Celtic healer

Excavations at Stanway, Colchester (Camulodunum) U.K. which date at latest, to just before the Romans arrived in England have provided a very exciting glimpse back into the Celtic past. The site is unique because of the finds in the grave of an individual dubbed the doctor who was buried with...

Mysterious rods and ringsMysterious rods and rings...an array of instruments which are easily identifiable as those used by modern surgeons. They are different enough from typical Roman medical 'kits' that have been found elsewhere, and appear to be Celtic (Briton) variations. The doctor was probably a healer, one of the Druid class. He was buried with other interesting items, including feast-ware and a gaming board of a kind heretofore unknown with white and blue glass pieces laid out 'in play'. One of the most intriguing finds may have served some kind of function for divination. Eight rods four made of iron (in two slightly different sizes) and four of copper (also in two sizes) seem to be arranged as if laid in a long narrow box. These were found in proximity to eight rings whose arrangement seem to indicate that they were once connected to a now disintegrated wooden box via cloth or leather loops in some way (perhaps to hold on a flap cover?). The druid/healer/doctor might have used the rods to determine if a certain course of action was likely to be good or ill-omened.

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more on the Druid find

This story is popping up here and there now because the research has finally been published in the journal British Archaeology. The San Francisco Sentinel story has this to add:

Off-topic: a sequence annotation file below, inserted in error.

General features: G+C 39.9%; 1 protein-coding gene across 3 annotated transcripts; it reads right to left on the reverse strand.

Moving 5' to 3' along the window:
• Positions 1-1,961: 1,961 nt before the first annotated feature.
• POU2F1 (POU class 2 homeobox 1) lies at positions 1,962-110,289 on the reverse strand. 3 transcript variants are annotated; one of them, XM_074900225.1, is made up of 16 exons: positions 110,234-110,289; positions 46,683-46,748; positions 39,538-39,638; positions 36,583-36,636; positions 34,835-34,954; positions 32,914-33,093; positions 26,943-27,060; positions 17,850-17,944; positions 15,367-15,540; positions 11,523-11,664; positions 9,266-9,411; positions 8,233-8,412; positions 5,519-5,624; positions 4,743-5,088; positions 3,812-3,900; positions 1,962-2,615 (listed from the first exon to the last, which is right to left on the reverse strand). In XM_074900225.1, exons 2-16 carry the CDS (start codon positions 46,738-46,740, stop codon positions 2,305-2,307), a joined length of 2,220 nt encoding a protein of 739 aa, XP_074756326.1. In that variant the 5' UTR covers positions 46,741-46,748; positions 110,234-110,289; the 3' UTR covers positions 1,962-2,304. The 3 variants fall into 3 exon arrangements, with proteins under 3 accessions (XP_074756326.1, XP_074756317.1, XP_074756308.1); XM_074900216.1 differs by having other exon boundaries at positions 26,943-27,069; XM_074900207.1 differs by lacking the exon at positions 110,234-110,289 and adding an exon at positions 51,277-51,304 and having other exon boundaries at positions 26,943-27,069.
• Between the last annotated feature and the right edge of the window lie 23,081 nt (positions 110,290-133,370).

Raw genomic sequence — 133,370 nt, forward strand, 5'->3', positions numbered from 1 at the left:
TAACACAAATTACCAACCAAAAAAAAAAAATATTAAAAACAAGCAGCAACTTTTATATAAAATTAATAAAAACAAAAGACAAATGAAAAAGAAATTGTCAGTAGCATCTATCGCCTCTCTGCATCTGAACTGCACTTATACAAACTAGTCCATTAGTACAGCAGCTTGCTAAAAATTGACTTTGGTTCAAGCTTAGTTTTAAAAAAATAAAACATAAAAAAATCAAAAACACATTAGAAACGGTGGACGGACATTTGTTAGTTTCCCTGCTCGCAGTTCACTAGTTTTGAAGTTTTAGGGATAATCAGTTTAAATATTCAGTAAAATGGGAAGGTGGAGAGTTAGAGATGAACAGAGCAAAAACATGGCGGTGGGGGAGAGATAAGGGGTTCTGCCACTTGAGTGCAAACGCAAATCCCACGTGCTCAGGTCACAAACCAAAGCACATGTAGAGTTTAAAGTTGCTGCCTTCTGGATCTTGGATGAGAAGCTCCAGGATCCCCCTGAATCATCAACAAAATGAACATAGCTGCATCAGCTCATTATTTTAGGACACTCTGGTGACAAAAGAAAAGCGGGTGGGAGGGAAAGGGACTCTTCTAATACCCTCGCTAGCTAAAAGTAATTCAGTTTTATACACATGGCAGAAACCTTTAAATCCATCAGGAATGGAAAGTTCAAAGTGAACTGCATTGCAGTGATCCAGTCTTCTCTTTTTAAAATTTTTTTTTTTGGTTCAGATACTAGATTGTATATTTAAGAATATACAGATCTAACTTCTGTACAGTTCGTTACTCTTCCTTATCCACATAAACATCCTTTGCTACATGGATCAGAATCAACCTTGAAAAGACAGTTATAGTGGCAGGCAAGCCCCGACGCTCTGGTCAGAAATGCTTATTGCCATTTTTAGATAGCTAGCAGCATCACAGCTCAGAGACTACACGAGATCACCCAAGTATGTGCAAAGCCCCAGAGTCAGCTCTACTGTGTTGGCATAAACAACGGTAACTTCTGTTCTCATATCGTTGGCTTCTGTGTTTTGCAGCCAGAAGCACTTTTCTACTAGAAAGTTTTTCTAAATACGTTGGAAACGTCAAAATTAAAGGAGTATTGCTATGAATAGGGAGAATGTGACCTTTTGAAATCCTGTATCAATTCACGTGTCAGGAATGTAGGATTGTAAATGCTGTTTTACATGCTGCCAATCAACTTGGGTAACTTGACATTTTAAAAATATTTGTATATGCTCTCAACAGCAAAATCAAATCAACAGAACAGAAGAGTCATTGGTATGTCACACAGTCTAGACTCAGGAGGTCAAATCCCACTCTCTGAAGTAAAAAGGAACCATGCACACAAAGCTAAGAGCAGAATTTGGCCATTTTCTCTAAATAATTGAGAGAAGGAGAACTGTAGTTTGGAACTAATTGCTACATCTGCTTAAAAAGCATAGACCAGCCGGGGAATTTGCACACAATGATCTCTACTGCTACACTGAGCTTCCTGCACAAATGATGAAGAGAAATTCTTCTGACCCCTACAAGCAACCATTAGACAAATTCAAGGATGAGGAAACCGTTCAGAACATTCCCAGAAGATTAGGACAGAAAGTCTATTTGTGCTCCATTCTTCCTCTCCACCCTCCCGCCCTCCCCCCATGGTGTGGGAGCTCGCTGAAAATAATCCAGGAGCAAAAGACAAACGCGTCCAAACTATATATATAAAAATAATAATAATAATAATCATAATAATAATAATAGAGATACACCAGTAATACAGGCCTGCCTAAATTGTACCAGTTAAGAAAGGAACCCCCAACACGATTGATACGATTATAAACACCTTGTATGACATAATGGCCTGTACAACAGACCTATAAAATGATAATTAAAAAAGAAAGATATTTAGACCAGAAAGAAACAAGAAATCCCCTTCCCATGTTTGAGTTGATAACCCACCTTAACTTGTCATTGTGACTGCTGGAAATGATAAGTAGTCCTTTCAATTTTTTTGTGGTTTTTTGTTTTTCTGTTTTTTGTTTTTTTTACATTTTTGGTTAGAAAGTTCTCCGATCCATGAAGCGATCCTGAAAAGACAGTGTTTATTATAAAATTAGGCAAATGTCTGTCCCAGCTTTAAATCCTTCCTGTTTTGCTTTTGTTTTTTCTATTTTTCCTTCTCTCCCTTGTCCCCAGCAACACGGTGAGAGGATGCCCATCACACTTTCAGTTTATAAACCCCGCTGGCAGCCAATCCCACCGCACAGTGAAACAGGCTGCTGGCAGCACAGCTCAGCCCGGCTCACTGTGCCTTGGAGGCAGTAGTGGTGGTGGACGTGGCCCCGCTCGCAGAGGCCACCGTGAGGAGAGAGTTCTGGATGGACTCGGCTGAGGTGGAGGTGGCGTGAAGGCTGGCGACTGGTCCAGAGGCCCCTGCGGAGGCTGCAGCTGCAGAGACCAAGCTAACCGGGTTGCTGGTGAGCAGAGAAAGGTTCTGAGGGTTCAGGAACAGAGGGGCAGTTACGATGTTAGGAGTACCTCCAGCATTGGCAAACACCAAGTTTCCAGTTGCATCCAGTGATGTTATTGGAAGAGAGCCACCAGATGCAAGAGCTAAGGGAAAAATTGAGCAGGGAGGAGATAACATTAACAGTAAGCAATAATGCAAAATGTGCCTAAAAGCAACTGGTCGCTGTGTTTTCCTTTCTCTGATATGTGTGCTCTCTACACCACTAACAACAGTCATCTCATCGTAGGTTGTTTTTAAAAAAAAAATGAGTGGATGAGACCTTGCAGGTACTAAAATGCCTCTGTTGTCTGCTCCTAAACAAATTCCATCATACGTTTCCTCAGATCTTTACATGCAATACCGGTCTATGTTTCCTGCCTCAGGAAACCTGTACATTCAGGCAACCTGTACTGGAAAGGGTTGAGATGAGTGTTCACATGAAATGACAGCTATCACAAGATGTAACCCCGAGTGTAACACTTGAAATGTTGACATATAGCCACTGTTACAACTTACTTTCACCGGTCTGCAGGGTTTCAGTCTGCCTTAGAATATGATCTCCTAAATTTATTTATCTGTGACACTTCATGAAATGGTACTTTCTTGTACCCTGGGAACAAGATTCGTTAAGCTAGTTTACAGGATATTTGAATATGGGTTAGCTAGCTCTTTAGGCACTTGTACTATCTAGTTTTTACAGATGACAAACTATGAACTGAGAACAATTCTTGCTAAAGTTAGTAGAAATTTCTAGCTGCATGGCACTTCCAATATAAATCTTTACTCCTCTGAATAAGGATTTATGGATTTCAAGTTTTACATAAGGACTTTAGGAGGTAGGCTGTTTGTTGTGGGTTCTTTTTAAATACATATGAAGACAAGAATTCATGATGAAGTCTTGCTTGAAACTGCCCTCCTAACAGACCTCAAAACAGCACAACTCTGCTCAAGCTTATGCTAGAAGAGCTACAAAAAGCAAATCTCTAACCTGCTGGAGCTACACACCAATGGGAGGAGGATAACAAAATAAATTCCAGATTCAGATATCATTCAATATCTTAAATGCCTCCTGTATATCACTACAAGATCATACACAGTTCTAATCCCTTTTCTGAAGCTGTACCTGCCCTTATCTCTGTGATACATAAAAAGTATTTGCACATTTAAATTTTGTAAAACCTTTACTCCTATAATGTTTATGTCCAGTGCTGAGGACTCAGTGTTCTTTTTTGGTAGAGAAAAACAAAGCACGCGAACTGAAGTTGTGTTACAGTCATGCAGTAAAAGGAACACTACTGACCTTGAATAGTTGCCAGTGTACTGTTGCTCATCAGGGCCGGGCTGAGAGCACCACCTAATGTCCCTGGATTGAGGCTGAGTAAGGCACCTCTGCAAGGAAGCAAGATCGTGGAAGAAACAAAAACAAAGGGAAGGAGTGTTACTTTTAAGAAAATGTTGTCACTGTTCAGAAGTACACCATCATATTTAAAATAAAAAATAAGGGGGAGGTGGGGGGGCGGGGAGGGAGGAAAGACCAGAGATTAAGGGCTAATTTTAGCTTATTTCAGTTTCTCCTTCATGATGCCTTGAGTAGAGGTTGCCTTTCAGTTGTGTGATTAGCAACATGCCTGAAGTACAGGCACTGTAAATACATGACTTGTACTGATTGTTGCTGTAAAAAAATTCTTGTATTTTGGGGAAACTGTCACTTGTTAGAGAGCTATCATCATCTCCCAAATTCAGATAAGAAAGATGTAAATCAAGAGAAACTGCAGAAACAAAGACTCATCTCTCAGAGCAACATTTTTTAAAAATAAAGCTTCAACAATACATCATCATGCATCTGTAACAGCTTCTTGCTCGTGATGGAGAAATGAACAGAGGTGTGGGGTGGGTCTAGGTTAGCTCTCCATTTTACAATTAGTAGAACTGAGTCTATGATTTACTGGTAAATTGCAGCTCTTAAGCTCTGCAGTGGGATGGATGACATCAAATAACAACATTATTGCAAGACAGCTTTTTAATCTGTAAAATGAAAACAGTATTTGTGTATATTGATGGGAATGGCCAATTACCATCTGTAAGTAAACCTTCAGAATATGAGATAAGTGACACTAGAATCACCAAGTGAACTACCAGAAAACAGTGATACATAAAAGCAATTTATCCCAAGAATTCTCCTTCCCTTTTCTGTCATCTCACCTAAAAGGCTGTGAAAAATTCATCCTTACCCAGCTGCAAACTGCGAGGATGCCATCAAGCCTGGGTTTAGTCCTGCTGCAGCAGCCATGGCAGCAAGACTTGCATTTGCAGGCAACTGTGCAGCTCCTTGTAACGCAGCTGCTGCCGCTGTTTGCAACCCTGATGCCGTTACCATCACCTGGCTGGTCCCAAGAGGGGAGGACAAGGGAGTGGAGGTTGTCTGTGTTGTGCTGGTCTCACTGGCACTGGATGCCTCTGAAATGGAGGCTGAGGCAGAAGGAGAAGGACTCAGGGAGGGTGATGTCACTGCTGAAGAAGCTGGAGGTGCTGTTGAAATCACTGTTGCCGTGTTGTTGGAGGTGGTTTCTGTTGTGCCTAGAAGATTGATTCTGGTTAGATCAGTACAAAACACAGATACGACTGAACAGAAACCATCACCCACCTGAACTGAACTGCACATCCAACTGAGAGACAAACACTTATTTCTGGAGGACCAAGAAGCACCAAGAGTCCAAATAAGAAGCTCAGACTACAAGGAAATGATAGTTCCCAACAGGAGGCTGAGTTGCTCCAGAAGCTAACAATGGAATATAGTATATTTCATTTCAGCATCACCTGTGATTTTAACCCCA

Because of site’s age and location, Pitts is more inclined to believe the person was indeed a Celtic Druid and could have been closely related to Cunobelin, a chief or king of the Catuvellauni tribe.

William Shakespeare immortalized Cunobelin as Cymbeline in a play of that same name. Cunobelin’s sons led a heroic, yet failed, resistance against Roman Emperor Claudius’ invasion of England in 43 A.D.

Comyn's picture

more on the druid

Der Spiegel posted an article about the find entitled Possible Druid Grave Enchants Archaeologists on Feb 20.

The doctor of Camulodunum was evidently a rich and respected man. If one assumes that the surgical instruments and divining rods in his tomb weren't just for decorative purposes, healing and soothsaying must have been part of his job description. It's the closest anyone is likely to get to a druid in archaeological terms. Crummy is aware of this, of course. "We know nothing about the dead person. Anything is possible. We don't even know whether the bones belonged to a man or a woman."